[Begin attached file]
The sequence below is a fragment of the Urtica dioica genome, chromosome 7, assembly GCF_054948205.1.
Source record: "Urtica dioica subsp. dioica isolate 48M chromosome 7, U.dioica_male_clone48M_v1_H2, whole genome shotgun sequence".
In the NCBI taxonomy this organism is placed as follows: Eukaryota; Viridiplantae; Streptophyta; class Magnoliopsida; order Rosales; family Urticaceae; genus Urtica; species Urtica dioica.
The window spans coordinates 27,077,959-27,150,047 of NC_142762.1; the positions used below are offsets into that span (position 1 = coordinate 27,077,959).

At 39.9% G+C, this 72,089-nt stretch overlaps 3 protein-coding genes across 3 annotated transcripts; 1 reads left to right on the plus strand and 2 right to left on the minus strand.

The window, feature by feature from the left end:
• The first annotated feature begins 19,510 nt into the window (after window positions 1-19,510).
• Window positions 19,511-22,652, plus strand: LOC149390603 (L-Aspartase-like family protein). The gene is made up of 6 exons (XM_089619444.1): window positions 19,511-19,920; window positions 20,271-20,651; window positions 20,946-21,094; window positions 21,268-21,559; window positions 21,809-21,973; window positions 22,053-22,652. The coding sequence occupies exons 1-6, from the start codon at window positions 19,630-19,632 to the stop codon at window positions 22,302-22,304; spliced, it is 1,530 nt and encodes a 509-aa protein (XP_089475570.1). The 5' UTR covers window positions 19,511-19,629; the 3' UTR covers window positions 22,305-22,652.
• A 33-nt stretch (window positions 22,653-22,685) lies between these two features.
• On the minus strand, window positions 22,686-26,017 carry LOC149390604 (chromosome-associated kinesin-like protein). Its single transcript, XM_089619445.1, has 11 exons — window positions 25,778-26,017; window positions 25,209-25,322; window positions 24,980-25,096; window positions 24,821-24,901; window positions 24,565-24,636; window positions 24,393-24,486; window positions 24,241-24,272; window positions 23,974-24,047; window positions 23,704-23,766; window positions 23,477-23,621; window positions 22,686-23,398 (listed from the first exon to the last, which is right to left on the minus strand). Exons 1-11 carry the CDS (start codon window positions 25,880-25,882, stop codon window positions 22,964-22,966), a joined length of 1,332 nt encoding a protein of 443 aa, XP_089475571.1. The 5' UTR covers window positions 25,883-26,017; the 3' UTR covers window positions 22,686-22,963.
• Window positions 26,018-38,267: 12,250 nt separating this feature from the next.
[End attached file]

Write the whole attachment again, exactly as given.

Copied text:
The sequence below is a fragment of the Urtica dioica genome, chromosome 7, assembly GCF_054948205.1.
Source record: "Urtica dioica subsp. dioica isolate 48M chromosome 7, U.dioica_male_clone48M_v1_H2, whole genome shotgun sequence".
In the NCBI taxonomy this organism is placed as follows: Eukaryota; Viridiplantae; Streptophyta; class Magnoliopsida; order Rosales; family Urticaceae; genus Urtica; species Urtica dioica.
The window spans coordinates 27,077,959-27,150,047 of NC_142762.1; the positions used below are offsets into that span (position 1 = coordinate 27,077,959).

At 39.9% G+C, this 72,089-nt stretch overlaps 3 protein-coding genes across 3 annotated transcripts; 1 reads left to right on the plus strand and 2 right to left on the minus strand.

The window, feature by feature from the left end:
• The first annotated feature begins 19,510 nt into the window (after window positions 1-19,510).
• Window positions 19,511-22,652, plus strand: LOC149390603 (L-Aspartase-like family protein). The gene is made up of 6 exons (XM_089619444.1): window positions 19,511-19,920; window positions 20,271-20,651; window positions 20,946-21,094; window positions 21,268-21,559; window positions 21,809-21,973; window positions 22,053-22,652. The coding sequence occupies exons 1-6, from the start codon at window positions 19,630-19,632 to the stop codon at window positions 22,302-22,304; spliced, it is 1,530 nt and encodes a 509-aa protein (XP_089475570.1). The 5' UTR covers window positions 19,511-19,629; the 3' UTR covers window positions 22,305-22,652.
• A 33-nt stretch (window positions 22,653-22,685) lies between these two features.
• On the minus strand, window positions 22,686-26,017 carry LOC149390604 (chromosome-associated kinesin-like protein). Its single transcript, XM_089619445.1, has 11 exons — window positions 25,778-26,017; window positions 25,209-25,322; window positions 24,980-25,096; window positions 24,821-24,901; window positions 24,565-24,636; window positions 24,393-24,486; window positions 24,241-24,272; window positions 23,974-24,047; window positions 23,704-23,766; window positions 23,477-23,621; window positions 22,686-23,398 (listed from the first exon to the last, which is right to left on the minus strand). Exons 1-11 carry the CDS (start codon window positions 25,880-25,882, stop codon window positions 22,964-22,966), a joined length of 1,332 nt encoding a protein of 443 aa, XP_089475571.1. The 5' UTR covers window positions 25,883-26,017; the 3' UTR covers window positions 22,686-22,963.
• Window positions 26,018-38,267: 12,250 nt separating this feature from the next.